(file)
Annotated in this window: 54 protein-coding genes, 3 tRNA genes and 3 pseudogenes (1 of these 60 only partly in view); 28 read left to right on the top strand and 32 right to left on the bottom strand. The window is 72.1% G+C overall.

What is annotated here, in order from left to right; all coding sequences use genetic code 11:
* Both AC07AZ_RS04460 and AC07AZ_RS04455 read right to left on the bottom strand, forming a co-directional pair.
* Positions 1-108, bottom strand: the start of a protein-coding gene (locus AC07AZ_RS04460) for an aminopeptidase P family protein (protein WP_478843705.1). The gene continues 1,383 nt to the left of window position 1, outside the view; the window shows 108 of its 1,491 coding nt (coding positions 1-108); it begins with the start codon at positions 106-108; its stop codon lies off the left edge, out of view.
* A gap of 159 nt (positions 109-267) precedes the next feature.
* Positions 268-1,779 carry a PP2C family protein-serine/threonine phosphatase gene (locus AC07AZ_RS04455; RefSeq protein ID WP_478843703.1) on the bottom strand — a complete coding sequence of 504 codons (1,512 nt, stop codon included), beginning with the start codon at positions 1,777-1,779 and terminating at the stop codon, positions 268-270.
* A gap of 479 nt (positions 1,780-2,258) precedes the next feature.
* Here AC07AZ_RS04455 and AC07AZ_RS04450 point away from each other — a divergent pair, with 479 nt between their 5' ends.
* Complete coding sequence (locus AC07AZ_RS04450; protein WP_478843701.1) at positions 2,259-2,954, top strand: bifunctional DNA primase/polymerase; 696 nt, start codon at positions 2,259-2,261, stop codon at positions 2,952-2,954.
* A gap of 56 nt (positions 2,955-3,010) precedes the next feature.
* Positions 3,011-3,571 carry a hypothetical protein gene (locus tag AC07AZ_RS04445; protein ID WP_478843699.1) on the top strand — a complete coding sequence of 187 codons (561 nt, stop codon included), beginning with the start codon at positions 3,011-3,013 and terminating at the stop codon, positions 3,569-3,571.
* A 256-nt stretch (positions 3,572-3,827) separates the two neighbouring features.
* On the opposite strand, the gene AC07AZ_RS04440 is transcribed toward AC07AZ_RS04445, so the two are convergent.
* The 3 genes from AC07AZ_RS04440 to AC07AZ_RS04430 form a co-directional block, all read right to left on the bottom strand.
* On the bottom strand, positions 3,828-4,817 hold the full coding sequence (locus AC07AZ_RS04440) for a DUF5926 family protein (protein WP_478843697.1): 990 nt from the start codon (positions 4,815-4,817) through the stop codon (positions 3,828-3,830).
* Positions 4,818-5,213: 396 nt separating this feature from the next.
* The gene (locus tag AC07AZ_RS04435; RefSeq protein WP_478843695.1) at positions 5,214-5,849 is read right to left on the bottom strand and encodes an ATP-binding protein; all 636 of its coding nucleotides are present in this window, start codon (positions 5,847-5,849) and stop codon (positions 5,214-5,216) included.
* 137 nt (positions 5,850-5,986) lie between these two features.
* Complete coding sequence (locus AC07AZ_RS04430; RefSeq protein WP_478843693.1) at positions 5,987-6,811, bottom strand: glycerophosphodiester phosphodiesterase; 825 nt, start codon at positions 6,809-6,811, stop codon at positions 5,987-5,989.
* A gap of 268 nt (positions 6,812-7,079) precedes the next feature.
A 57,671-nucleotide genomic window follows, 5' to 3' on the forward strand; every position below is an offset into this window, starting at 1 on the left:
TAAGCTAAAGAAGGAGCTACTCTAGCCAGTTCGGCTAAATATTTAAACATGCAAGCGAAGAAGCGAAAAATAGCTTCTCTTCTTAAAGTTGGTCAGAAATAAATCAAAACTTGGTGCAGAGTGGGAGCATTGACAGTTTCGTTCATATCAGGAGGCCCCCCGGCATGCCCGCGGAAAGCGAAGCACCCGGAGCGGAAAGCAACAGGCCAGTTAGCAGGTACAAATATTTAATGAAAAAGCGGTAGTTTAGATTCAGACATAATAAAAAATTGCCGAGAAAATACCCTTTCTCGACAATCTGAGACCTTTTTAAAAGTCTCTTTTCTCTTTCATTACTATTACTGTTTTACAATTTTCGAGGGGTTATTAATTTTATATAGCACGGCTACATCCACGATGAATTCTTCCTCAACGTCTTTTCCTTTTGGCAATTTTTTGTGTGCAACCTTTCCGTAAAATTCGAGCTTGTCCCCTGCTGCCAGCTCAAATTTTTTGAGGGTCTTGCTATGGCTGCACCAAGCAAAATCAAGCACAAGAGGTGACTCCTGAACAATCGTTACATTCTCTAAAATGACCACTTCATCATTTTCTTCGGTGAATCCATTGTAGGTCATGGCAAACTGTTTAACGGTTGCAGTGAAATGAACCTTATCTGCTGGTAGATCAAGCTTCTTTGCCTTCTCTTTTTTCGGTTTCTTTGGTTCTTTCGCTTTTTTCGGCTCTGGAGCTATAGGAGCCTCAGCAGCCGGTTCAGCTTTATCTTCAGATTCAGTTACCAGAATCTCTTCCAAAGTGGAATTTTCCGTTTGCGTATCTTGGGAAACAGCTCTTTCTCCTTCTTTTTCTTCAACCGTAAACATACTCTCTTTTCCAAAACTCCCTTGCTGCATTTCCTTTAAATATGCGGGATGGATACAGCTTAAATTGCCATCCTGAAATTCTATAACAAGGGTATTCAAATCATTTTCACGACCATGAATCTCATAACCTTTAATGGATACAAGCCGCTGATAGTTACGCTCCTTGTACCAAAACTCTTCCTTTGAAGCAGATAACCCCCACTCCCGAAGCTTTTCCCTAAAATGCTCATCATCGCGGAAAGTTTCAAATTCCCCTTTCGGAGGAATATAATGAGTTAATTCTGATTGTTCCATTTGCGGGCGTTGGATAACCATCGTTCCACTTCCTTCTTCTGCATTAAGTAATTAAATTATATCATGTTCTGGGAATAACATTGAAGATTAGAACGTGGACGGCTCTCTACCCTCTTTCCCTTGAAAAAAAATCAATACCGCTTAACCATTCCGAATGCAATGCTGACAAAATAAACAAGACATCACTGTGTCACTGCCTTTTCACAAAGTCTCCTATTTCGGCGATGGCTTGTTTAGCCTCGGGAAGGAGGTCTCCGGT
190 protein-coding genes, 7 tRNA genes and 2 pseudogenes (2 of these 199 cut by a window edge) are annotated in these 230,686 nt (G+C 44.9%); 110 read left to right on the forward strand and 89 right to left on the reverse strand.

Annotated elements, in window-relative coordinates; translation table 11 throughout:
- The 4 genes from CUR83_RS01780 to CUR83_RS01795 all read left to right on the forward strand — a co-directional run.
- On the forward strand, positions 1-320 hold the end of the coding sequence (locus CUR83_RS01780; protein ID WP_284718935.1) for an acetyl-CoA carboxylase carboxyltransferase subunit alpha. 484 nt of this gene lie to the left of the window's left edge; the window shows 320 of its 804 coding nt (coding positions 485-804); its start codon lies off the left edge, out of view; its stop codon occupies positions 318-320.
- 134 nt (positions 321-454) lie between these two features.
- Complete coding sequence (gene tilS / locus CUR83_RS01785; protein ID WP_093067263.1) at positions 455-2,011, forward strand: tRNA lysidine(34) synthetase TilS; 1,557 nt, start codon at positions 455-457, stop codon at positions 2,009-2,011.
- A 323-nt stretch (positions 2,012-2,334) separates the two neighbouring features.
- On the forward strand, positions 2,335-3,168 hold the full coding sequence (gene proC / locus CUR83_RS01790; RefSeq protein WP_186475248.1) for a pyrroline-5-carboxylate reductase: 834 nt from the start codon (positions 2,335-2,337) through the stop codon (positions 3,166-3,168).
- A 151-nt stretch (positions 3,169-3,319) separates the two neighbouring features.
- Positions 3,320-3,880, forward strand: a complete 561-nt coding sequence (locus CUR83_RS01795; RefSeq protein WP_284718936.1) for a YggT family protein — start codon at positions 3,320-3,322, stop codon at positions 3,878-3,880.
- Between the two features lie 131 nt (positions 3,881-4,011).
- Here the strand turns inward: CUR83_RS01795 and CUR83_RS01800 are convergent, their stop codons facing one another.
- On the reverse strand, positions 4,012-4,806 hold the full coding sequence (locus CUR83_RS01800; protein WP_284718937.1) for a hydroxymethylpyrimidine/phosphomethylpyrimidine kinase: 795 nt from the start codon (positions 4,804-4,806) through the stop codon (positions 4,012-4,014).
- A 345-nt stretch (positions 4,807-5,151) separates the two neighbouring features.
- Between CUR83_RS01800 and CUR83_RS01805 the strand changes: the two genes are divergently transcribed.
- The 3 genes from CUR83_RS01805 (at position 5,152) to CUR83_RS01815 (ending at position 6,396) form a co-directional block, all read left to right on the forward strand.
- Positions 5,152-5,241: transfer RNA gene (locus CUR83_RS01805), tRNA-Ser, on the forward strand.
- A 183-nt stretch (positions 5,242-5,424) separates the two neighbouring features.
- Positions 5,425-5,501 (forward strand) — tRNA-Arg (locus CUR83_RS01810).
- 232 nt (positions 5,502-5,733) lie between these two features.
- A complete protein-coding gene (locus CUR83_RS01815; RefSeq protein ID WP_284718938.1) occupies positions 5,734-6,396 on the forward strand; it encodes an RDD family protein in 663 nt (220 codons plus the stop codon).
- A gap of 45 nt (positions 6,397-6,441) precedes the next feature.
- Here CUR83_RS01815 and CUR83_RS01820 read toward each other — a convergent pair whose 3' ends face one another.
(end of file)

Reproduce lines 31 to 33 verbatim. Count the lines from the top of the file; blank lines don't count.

- A 151-nt stretch (positions 3,169-3,319) separates the two neighbouring features.
- Positions 3,320-3,880, forward strand: a complete 561-nt coding sequence (locus CUR83_RS01795; RefSeq protein WP_284718936.1) for a YggT family protein — start codon at positions 3,320-3,322, stop codon at positions 3,878-3,880.
- Between the two features lie 131 nt (positions 3,881-4,011).